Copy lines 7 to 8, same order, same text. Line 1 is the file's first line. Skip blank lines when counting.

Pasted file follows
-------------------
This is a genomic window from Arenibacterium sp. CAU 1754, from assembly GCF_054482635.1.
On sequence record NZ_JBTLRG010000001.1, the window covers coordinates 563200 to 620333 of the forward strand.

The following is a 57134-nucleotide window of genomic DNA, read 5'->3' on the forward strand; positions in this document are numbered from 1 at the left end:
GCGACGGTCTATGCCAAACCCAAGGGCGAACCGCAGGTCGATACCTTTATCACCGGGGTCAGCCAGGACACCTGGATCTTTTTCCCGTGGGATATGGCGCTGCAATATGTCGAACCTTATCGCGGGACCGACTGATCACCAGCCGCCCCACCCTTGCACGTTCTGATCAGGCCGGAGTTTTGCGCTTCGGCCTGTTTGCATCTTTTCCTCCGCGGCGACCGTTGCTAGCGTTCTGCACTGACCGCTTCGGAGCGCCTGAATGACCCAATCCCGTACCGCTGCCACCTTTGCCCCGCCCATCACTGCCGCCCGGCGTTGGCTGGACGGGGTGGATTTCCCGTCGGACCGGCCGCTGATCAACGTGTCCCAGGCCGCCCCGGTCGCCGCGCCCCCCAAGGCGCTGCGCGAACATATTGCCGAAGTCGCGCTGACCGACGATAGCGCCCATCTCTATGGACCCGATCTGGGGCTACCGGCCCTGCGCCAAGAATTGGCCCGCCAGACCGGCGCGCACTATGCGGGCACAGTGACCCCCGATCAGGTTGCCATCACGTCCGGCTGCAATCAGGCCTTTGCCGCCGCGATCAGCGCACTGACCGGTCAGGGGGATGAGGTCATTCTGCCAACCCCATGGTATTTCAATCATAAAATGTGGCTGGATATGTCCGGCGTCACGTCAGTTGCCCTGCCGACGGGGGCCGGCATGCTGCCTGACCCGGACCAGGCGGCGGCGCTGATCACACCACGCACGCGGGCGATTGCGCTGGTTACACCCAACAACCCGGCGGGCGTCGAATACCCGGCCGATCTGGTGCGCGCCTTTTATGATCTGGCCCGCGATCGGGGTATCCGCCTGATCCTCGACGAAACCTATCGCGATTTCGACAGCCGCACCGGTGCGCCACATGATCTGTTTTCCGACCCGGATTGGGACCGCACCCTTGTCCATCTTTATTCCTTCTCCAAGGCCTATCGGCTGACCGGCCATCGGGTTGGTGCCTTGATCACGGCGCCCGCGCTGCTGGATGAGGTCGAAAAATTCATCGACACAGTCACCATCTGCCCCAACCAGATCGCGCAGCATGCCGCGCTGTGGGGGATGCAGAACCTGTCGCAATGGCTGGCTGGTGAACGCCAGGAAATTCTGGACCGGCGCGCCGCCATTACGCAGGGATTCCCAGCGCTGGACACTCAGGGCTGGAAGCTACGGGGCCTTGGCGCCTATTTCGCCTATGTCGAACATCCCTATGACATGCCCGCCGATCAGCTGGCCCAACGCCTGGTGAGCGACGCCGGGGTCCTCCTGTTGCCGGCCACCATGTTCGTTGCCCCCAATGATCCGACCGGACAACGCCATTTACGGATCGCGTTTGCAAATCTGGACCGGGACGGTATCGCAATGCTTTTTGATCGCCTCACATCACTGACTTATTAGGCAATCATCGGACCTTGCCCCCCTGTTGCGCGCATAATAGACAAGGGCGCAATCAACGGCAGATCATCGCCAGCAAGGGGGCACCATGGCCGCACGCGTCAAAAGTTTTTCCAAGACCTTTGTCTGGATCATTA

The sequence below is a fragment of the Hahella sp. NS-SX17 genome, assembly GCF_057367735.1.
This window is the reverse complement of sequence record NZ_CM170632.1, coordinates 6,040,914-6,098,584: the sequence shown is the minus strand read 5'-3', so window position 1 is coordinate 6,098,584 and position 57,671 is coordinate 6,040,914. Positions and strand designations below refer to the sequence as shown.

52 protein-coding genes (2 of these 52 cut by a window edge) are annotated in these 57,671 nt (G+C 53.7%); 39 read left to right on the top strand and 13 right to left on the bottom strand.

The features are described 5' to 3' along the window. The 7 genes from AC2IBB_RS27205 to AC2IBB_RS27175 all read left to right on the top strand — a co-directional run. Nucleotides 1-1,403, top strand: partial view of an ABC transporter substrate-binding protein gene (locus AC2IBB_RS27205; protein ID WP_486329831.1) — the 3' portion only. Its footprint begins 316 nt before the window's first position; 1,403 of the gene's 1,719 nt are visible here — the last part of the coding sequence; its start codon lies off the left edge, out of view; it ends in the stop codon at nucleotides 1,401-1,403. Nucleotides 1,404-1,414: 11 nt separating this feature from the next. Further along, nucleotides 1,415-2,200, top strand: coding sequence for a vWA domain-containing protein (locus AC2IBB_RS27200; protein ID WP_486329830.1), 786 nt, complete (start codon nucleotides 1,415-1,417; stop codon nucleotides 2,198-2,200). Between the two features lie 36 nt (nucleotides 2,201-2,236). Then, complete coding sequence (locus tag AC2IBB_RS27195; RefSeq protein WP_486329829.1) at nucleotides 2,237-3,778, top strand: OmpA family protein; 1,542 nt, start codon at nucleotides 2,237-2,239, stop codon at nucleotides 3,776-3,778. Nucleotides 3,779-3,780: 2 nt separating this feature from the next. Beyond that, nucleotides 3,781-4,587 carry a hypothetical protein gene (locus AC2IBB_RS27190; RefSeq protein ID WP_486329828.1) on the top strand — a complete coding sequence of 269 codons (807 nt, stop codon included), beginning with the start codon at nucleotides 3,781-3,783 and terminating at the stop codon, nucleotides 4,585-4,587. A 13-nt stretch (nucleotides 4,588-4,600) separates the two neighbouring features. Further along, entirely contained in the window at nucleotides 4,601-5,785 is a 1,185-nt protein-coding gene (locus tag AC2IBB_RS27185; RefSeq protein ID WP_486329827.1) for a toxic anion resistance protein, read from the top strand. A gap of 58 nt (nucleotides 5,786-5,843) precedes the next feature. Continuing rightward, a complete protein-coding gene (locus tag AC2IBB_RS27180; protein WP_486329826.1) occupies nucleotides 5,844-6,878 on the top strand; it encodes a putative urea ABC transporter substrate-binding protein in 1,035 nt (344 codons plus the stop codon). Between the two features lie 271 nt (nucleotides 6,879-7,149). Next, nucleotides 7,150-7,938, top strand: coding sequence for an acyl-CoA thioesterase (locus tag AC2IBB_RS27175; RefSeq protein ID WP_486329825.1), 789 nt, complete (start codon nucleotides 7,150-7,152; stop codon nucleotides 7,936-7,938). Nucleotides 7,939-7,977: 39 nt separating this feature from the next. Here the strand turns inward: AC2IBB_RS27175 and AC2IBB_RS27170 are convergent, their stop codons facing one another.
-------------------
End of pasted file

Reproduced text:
52 protein-coding genes (2 of these 52 cut by a window edge) are annotated in these 57,671 nt (G+C 53.7%); 39 read left to right on the top strand and 13 right to left on the bottom strand.

The features are described 5' to 3' along the window. The 7 genes from AC2IBB_RS27205 to AC2IBB_RS27175 all read left to right on the top strand — a co-directional run. Nucleotides 1-1,403, top strand: partial view of an ABC transporter substrate-binding protein gene (locus AC2IBB_RS27205; protein ID WP_486329831.1) — the 3' portion only. Its footprint begins 316 nt before the window's first position; 1,403 of the gene's 1,719 nt are visible here — the last part of the coding sequence; its start codon lies off the left edge, out of view; it ends in the stop codon at nucleotides 1,401-1,403. Nucleotides 1,404-1,414: 11 nt separating this feature from the next. Further along, nucleotides 1,415-2,200, top strand: coding sequence for a vWA domain-containing protein (locus AC2IBB_RS27200; protein ID WP_486329830.1), 786 nt, complete (start codon nucleotides 1,415-1,417; stop codon nucleotides 2,198-2,200). Between the two features lie 36 nt (nucleotides 2,201-2,236). Then, complete coding sequence (locus tag AC2IBB_RS27195; RefSeq protein WP_486329829.1) at nucleotides 2,237-3,778, top strand: OmpA family protein; 1,542 nt, start codon at nucleotides 2,237-2,239, stop codon at nucleotides 3,776-3,778. Nucleotides 3,779-3,780: 2 nt separating this feature from the next. Beyond that, nucleotides 3,781-4,587 carry a hypothetical protein gene (locus AC2IBB_RS27190; RefSeq protein ID WP_486329828.1) on the top strand — a complete coding sequence of 269 codons (807 nt, stop codon included), beginning with the start codon at nucleotides 3,781-3,783 and terminating at the stop codon, nucleotides 4,585-4,587. A 13-nt stretch (nucleotides 4,588-4,600) separates the two neighbouring features. Further along, entirely contained in the window at nucleotides 4,601-5,785 is a 1,185-nt protein-coding gene (locus tag AC2IBB_RS27185; RefSeq protein ID WP_486329827.1) for a toxic anion resistance protein, read from the top strand. A gap of 58 nt (nucleotides 5,786-5,843) precedes the next feature. Continuing rightward, a complete protein-coding gene (locus tag AC2IBB_RS27180; protein WP_486329826.1) occupies nucleotides 5,844-6,878 on the top strand; it encodes a putative urea ABC transporter substrate-binding protein in 1,035 nt (344 codons plus the stop codon). Between the two features lie 271 nt (nucleotides 6,879-7,149). Next, nucleotides 7,150-7,938, top strand: coding sequence for an acyl-CoA thioesterase (locus tag AC2IBB_RS27175; RefSeq protein ID WP_486329825.1), 789 nt, complete (start codon nucleotides 7,150-7,152; stop codon nucleotides 7,936-7,938). Nucleotides 7,939-7,977: 39 nt separating this feature from the next. Here the strand turns inward: AC2IBB_RS27175 and AC2IBB_RS27170 are convergent, their stop codons facing one another.